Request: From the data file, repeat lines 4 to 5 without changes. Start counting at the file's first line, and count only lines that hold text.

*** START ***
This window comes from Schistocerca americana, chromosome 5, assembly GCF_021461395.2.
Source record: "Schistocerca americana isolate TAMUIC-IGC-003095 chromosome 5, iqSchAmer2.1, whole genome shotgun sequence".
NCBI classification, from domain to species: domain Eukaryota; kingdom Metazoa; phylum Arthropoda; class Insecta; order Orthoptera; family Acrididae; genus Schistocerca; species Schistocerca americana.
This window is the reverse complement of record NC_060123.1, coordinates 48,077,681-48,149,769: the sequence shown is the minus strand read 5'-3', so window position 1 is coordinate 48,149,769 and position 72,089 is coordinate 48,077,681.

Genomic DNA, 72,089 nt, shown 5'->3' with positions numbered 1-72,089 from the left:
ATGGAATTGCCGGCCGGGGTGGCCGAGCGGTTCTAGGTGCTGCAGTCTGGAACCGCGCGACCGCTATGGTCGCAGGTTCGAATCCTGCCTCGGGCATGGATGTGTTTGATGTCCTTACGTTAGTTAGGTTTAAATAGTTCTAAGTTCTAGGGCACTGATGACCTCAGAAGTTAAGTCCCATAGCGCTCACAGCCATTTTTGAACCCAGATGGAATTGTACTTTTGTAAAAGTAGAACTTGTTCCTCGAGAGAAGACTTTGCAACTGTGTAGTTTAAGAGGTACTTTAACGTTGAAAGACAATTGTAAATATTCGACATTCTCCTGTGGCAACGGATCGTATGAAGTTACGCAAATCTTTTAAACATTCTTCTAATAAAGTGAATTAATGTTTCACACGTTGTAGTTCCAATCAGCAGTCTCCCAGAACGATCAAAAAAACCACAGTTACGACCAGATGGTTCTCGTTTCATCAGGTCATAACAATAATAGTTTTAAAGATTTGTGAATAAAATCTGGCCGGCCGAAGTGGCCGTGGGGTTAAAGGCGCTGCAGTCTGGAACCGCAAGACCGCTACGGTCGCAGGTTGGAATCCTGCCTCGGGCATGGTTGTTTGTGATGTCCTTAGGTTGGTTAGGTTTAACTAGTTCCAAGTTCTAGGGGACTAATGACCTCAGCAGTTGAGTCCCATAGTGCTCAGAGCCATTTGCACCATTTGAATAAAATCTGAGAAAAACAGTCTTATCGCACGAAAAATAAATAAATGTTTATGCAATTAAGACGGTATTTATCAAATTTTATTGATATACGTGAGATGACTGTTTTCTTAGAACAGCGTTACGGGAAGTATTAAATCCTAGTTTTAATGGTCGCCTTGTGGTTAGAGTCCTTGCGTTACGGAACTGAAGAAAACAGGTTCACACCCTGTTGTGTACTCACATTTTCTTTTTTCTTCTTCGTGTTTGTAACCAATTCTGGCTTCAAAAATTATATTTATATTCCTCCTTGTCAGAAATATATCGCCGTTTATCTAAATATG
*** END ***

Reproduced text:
This window is the reverse complement of record NC_060123.1, coordinates 48,077,681-48,149,769: the sequence shown is the minus strand read 5'-3', so window position 1 is coordinate 48,149,769 and position 72,089 is coordinate 48,077,681.

Genomic DNA, 72,089 nt, shown 5'->3' with positions numbered 1-72,089 from the left: